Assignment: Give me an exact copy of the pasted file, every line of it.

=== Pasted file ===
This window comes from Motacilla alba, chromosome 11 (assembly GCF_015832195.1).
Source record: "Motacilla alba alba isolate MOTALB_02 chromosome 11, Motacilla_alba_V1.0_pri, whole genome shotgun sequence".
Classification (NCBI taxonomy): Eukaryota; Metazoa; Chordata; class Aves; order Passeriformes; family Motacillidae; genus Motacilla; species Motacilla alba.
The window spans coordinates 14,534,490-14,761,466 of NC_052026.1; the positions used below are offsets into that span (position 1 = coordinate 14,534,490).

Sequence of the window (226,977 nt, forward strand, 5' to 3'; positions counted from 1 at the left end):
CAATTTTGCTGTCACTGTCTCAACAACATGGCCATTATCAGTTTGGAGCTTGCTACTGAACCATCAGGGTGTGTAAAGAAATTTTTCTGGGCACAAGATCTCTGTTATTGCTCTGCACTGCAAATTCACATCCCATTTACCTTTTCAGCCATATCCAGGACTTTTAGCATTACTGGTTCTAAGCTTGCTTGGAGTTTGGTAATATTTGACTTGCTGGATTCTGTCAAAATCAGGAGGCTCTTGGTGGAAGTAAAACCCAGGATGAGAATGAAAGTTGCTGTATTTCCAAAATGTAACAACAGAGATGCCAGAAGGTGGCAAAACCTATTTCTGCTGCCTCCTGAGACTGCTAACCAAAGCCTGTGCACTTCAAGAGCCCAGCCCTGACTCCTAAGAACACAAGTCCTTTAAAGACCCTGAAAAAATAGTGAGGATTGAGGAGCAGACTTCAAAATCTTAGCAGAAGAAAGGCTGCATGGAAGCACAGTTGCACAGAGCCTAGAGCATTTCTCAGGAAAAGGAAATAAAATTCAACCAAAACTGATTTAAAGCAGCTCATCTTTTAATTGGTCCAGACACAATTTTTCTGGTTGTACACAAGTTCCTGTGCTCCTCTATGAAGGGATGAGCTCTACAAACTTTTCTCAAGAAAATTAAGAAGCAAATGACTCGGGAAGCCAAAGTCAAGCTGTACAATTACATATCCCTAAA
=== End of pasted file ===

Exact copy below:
This window comes from Motacilla alba, chromosome 11 (assembly GCF_015832195.1).
Source record: "Motacilla alba alba isolate MOTALB_02 chromosome 11, Motacilla_alba_V1.0_pri, whole genome shotgun sequence".
Classification (NCBI taxonomy): Eukaryota; Metazoa; Chordata; class Aves; order Passeriformes; family Motacillidae; genus Motacilla; species Motacilla alba.
The window spans coordinates 14,534,490-14,761,466 of NC_052026.1; the positions used below are offsets into that span (position 1 = coordinate 14,534,490).

Sequence of the window (226,977 nt, forward strand, 5' to 3'; positions counted from 1 at the left end):
CAATTTTGCTGTCACTGTCTCAACAACATGGCCATTATCAGTTTGGAGCTTGCTACTGAACCATCAGGGTGTGTAAAGAAATTTTTCTGGGCACAAGATCTCTGTTATTGCTCTGCACTGCAAATTCACATCCCATTTACCTTTTCAGCCATATCCAGGACTTTTAGCATTACTGGTTCTAAGCTTGCTTGGAGTTTGGTAATATTTGACTTGCTGGATTCTGTCAAAATCAGGAGGCTCTTGGTGGAAGTAAAACCCAGGATGAGAATGAAAGTTGCTGTATTTCCAAAATGTAACAACAGAGATGCCAGAAGGTGGCAAAACCTATTTCTGCTGCCTCCTGAGACTGCTAACCAAAGCCTGTGCACTTCAAGAGCCCAGCCCTGACTCCTAAGAACACAAGTCCTTTAAAGACCCTGAAAAAATAGTGAGGATTGAGGAGCAGACTTCAAAATCTTAGCAGAAGAAAGGCTGCATGGAAGCACAGTTGCACAGAGCCTAGAGCATTTCTCAGGAAAAGGAAATAAAATTCAACCAAAACTGATTTAAAGCAGCTCATCTTTTAATTGGTCCAGACACAATTTTTCTGGTTGTACACAAGTTCCTGTGCTCCTCTATGAAGGGATGAGCTCTACAAACTTTTCTCAAGAAAATTAAGAAGCAAATGACTCGGGAAGCCAAAGTCAAGCTGTACAATTACATATCCCTAAA